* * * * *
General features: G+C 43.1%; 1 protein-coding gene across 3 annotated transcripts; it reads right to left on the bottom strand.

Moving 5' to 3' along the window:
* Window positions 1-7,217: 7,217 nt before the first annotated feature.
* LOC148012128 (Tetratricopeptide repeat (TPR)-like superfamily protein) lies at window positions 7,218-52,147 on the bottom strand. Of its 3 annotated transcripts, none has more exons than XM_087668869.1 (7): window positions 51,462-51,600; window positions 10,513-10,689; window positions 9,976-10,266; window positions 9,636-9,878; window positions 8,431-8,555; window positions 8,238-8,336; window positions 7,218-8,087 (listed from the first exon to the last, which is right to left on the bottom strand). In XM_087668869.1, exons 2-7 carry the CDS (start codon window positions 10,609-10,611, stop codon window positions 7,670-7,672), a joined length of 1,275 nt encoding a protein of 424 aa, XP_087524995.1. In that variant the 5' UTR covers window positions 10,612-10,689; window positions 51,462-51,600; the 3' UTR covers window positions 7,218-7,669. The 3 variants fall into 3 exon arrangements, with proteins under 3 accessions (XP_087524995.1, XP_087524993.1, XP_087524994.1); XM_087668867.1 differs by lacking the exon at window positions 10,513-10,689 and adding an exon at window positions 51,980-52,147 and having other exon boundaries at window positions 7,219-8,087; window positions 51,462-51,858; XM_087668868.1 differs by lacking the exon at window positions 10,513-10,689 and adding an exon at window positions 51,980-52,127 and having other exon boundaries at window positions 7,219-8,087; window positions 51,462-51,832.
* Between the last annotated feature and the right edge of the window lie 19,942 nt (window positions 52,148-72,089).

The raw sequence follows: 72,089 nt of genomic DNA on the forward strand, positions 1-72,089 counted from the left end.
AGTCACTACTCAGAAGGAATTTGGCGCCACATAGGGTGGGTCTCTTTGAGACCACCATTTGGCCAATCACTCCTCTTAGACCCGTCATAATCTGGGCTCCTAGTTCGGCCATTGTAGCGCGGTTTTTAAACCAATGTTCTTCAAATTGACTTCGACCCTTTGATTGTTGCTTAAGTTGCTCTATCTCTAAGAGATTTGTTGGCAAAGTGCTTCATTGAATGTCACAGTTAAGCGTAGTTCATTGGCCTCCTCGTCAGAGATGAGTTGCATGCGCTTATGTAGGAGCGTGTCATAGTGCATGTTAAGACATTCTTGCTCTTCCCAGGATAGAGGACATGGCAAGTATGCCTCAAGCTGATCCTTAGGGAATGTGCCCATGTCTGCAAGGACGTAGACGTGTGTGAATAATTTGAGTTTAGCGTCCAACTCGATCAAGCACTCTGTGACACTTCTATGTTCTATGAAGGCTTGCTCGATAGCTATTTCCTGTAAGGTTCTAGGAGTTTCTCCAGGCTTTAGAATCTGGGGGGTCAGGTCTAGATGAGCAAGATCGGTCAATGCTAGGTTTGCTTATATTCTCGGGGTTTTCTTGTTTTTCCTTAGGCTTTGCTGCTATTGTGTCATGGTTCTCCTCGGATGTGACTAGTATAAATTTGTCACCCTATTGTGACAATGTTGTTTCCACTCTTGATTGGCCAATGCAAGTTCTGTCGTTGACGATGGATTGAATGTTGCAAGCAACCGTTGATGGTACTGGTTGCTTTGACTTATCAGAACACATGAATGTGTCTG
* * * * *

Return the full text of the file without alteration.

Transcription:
General features: G+C 43.1%; 1 protein-coding gene across 3 annotated transcripts; it reads right to left on the bottom strand.

Moving 5' to 3' along the window:
* Window positions 1-7,217: 7,217 nt before the first annotated feature.
* LOC148012128 (Tetratricopeptide repeat (TPR)-like superfamily protein) lies at window positions 7,218-52,147 on the bottom strand. Of its 3 annotated transcripts, none has more exons than XM_087668869.1 (7): window positions 51,462-51,600; window positions 10,513-10,689; window positions 9,976-10,266; window positions 9,636-9,878; window positions 8,431-8,555; window positions 8,238-8,336; window positions 7,218-8,087 (listed from the first exon to the last, which is right to left on the bottom strand). In XM_087668869.1, exons 2-7 carry the CDS (start codon window positions 10,609-10,611, stop codon window positions 7,670-7,672), a joined length of 1,275 nt encoding a protein of 424 aa, XP_087524995.1. In that variant the 5' UTR covers window positions 10,612-10,689; window positions 51,462-51,600; the 3' UTR covers window positions 7,218-7,669. The 3 variants fall into 3 exon arrangements, with proteins under 3 accessions (XP_087524995.1, XP_087524993.1, XP_087524994.1); XM_087668867.1 differs by lacking the exon at window positions 10,513-10,689 and adding an exon at window positions 51,980-52,147 and having other exon boundaries at window positions 7,219-8,087; window positions 51,462-51,858; XM_087668868.1 differs by lacking the exon at window positions 10,513-10,689 and adding an exon at window positions 51,980-52,127 and having other exon boundaries at window positions 7,219-8,087; window positions 51,462-51,832.
* Between the last annotated feature and the right edge of the window lie 19,942 nt (window positions 52,148-72,089).

The raw sequence follows: 72,089 nt of genomic DNA on the forward strand, positions 1-72,089 counted from the left end.
AGTCACTACTCAGAAGGAATTTGGCGCCACATAGGGTGGGTCTCTTTGAGACCACCATTTGGCCAATCACTCCTCTTAGACCCGTCATAATCTGGGCTCCTAGTTCGGCCATTGTAGCGCGGTTTTTAAACCAATGTTCTTCAAATTGACTTCGACCCTTTGATTGTTGCTTAAGTTGCTCTATCTCTAAGAGATTTGTTGGCAAAGTGCTTCATTGAATGTCACAGTTAAGCGTAGTTCATTGGCCTCCTCGTCAGAGATGAGTTGCATGCGCTTATGTAGGAGCGTGTCATAGTGCATGTTAAGACATTCTTGCTCTTCCCAGGATAGAGGACATGGCAAGTATGCCTCAAGCTGATCCTTAGGGAATGTGCCCATGTCTGCAAGGACGTAGACGTGTGTGAATAATTTGAGTTTAGCGTCCAACTCGATCAAGCACTCTGTGACACTTCTATGTTCTATGAAGGCTTGCTCGATAGCTATTTCCTGTAAGGTTCTAGGAGTTTCTCCAGGCTTTAGAATCTGGGGGGTCAGGTCTAGATGAGCAAGATCGGTCAATGCTAGGTTTGCTTATATTCTCGGGGTTTTCTTGTTTTTCCTTAGGCTTTGCTGCTATTGTGTCATGGTTCTCCTCGGATGTGACTAGTATAAATTTGTCACCCTATTGTGACAATGTTGTTTCCACTCTTGATTGGCCAATGCAAGTTCTGTCGTTGACGATGGATTGAATGTTGCAAGCAACCGTTGATGGTACTGGTTGCTTTGACTTATCAGAACACATGAATGTGTCTG